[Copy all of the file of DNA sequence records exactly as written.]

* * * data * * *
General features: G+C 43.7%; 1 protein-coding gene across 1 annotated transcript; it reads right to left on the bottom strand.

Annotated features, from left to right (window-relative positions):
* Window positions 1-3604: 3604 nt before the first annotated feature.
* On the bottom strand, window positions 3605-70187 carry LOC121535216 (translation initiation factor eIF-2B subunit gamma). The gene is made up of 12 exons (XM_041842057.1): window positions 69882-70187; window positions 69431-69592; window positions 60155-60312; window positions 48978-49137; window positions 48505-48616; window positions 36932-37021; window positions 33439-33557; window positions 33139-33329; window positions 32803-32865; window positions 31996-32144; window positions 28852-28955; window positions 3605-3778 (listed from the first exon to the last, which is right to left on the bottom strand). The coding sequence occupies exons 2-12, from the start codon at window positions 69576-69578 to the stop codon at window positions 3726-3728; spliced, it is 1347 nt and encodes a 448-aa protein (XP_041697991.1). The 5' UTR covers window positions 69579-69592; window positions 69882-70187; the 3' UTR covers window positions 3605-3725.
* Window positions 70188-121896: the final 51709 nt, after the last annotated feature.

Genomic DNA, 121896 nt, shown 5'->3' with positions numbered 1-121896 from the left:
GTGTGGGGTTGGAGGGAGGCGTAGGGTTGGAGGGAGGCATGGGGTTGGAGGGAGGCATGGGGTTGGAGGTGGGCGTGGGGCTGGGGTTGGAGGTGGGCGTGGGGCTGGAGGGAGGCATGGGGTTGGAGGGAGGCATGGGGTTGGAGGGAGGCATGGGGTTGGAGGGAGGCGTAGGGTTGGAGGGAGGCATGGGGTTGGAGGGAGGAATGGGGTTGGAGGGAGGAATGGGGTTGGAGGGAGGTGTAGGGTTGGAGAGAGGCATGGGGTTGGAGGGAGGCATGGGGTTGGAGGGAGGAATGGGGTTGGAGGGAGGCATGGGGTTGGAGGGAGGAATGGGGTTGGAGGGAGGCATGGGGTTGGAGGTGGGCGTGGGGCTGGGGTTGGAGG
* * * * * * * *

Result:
General features: G+C 43.7%; 1 protein-coding gene across 1 annotated transcript; it reads right to left on the bottom strand.

Annotated features, from left to right (window-relative positions):
* Window positions 1-3604: 3604 nt before the first annotated feature.
* On the bottom strand, window positions 3605-70187 carry LOC121535216 (translation initiation factor eIF-2B subunit gamma). The gene is made up of 12 exons (XM_041842057.1): window positions 69882-70187; window positions 69431-69592; window positions 60155-60312; window positions 48978-49137; window positions 48505-48616; window positions 36932-37021; window positions 33439-33557; window positions 33139-33329; window positions 32803-32865; window positions 31996-32144; window positions 28852-28955; window positions 3605-3778 (listed from the first exon to the last, which is right to left on the bottom strand). The coding sequence occupies exons 2-12, from the start codon at window positions 69576-69578 to the stop codon at window positions 3726-3728; spliced, it is 1347 nt and encodes a 448-aa protein (XP_041697991.1). The 5' UTR covers window positions 69579-69592; window positions 69882-70187; the 3' UTR covers window positions 3605-3725.
* Window positions 70188-121896: the final 51709 nt, after the last annotated feature.

Genomic DNA, 121896 nt, shown 5'->3' with positions numbered 1-121896 from the left:
GTGTGGGGTTGGAGGGAGGCGTAGGGTTGGAGGGAGGCATGGGGTTGGAGGGAGGCATGGGGTTGGAGGTGGGCGTGGGGCTGGGGTTGGAGGTGGGCGTGGGGCTGGAGGGAGGCATGGGGTTGGAGGGAGGCATGGGGTTGGAGGGAGGCATGGGGTTGGAGGGAGGCGTAGGGTTGGAGGGAGGCATGGGGTTGGAGGGAGGAATGGGGTTGGAGGGAGGAATGGGGTTGGAGGGAGGTGTAGGGTTGGAGAGAGGCATGGGGTTGGAGGGAGGCATGGGGTTGGAGGGAGGAATGGGGTTGGAGGGAGGCATGGGGTTGGAGGGAGGAATGGGGTTGGAGGGAGGCATGGGGTTGGAGGTGGGCGTGGGGCTGGGGTTGGAGG